Brussels is set to unveil a series of quick fixes to its financial market rules, including measures to ease trading in small-cap stocks and energy derivatives, in an attempt to boost the region’s recovery from the Covid-19 pandemic.
The planned measures, due to be announced in the coming days, include changes to the Europe-wide Mifid II regulatory regime, tweaks to standards for company prospectuses and exemptions to “formal [regulatory] burdens where they are not strictly necessary”, according to draft papers seen by the Financial Times.
The aim is to free up more capital and time for investors to deal with the consequences of coronavirus, the papers said. The European Commission also wants to adjust its regulations to allow EU companies to access foreign exchange benchmarks that are widely used overseas.
The targeted proposals are set to be published just days after European politicians agreed a landmark coronavirus recovery package that will change the face of the region’s capital markets, by making the EU one of the region’s top borrowers. The amendments come via so-called delegated acts, which give European authorities the powers to make changes more quickly than through the regular legislative process.
The commission did not provide an immediate comment.
The proposals include tweaks to controversial Mifid rules, which came into effect in 2018, that require fund managers to make a clean division between payments for trading and those for research. As asset managers now pay only for the research they want, cost-conscious banks have stopped providing coverage of smaller companies that are likely to provide fewer ancillary revenue streams.
Under the new plans, companies with a market capitalisation of less than €1bn will be exempt from these rules on “unbundling”, to encourage greater analyst coverage and thus trading in the stock. There will also be an exemption for fixed-income research, the documents said.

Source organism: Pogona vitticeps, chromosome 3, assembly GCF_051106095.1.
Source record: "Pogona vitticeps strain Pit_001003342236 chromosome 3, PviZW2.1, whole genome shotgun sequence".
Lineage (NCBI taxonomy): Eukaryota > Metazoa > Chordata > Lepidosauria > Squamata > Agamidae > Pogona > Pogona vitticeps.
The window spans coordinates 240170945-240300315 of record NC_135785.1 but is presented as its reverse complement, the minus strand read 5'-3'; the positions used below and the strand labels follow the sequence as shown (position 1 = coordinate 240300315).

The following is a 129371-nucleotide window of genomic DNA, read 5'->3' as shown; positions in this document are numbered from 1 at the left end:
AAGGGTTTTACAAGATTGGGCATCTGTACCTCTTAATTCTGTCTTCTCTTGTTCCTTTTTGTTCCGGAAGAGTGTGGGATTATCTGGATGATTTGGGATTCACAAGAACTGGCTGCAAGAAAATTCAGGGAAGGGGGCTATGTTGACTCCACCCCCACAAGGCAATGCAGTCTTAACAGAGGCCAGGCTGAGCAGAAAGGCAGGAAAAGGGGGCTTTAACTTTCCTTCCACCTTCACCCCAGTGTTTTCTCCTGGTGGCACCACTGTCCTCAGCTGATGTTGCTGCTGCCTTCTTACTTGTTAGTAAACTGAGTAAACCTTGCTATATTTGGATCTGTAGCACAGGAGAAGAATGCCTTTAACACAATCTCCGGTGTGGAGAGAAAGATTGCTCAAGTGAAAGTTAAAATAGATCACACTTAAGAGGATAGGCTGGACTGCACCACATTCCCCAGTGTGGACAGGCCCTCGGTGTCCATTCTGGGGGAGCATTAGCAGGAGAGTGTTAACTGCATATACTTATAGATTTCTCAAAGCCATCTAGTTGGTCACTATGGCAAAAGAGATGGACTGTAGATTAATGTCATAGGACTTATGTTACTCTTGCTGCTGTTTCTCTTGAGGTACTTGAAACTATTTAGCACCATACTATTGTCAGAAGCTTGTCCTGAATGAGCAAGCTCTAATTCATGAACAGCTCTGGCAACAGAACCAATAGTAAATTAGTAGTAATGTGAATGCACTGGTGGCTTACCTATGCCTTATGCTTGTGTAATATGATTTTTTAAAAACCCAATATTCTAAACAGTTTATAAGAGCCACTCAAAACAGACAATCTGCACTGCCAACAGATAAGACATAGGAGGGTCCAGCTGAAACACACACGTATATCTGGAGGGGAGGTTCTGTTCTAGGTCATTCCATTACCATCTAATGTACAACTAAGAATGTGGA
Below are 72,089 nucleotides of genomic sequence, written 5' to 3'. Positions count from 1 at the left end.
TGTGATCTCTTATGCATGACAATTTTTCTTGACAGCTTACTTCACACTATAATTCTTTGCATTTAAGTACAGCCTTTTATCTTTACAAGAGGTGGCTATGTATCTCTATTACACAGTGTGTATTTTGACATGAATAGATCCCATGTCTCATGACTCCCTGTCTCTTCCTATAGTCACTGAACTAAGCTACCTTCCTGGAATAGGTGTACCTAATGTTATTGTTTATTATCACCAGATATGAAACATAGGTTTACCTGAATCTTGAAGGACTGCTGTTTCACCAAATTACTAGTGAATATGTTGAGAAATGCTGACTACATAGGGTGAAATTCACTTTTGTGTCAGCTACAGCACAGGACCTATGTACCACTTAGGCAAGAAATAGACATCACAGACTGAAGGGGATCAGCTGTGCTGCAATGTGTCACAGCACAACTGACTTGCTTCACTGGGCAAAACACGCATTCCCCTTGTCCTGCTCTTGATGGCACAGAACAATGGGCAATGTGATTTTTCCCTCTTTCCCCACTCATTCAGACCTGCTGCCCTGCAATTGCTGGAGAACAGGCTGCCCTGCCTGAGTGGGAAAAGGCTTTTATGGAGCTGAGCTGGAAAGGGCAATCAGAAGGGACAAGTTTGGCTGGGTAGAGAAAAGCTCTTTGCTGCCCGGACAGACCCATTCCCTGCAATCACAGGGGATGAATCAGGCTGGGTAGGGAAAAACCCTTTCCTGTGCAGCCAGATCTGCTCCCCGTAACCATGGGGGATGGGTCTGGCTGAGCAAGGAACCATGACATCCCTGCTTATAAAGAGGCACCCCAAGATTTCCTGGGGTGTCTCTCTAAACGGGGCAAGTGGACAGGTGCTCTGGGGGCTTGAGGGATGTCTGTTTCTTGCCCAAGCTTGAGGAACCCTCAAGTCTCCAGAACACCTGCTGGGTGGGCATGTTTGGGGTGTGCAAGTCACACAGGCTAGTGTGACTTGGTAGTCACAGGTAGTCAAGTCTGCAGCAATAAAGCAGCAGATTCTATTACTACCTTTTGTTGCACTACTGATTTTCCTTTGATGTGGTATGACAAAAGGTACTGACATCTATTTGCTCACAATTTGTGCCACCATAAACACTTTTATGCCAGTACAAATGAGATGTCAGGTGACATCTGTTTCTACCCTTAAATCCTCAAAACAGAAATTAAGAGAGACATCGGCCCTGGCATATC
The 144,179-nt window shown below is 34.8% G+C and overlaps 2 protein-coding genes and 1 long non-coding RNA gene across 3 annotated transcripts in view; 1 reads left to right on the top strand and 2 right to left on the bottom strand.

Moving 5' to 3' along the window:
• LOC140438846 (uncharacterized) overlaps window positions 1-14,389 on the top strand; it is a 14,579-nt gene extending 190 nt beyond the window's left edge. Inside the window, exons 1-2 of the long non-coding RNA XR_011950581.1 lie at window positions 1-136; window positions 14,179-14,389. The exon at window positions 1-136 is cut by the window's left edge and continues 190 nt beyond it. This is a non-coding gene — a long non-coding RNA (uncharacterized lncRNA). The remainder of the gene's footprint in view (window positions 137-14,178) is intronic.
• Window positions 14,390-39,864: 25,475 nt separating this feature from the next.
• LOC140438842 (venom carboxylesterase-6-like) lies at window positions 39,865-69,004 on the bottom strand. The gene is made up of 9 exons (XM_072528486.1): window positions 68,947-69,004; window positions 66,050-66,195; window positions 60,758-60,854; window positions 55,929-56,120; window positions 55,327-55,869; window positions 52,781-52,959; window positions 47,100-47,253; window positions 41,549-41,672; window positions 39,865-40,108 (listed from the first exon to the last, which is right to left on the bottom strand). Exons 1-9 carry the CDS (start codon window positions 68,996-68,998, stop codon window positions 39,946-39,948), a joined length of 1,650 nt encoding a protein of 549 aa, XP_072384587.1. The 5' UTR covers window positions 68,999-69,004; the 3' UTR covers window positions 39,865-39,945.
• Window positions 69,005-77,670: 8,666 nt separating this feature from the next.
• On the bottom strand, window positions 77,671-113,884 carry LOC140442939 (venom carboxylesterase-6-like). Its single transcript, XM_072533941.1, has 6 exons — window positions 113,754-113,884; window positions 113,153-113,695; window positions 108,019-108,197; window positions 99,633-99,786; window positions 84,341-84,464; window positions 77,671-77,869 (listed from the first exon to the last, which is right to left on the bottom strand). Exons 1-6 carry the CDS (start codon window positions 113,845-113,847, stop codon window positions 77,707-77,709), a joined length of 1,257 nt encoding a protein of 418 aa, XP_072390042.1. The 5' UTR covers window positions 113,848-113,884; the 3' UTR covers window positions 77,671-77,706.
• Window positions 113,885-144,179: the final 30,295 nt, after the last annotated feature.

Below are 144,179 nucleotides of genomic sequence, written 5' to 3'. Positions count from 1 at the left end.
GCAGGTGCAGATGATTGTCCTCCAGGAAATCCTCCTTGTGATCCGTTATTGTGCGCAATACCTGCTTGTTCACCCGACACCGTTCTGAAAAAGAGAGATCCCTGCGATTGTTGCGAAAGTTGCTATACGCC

Brussels is also planning to boost liquidity in energy derivatives markets by revamping position limits, or the amount of trading that can be done in one particular security. Regulators are considering an exemption for investors whose open positions total less than 300,000 lots — a measure of contract size — over a year.
Agricultural commodities will not be included in that review, the documents said.
The EU also plans to amend regulations on financial market benchmarks, eyeing changes to come into effect from the end of 2021. Some of the rules will give regulators more powers to ensure a smooth transition from the tainted Libor lending benchmark by the end of next year.
Brussels is also keen to reduce its dependence on oil benchmarks priced in dollars, while boosting euro-denominated alternatives like natural gas. The world’s biggest gas benchmark is based in the Netherlands.
Policymakers are planning an exemption to allow companies in the bloc to use overseas benchmarks for foreign exchange derivatives, the documents said. Rules currently stipulate that contracts such as swaps and non-deliverable forwards must be traded on EU-recognised venues or markets.
Without the exemption, EU institutions face being shut out of benchmarks like WM/R, one of the world’s most widely used benchmarks for foreign exchange rates, because it is administered outside of the bloc, in London.
Other planned changes include exemptions on costs and charges disclosures for wholesale clients like asset managers, and a requirement that banks and asset managers demonstrate they have tried to get the best price for their share deals will also be suspended. A formal Mifid II review in 2021 will decide whether to tweak or scrap these “best execution” reports.
Additional reporting by Jim Brunsden in Brussels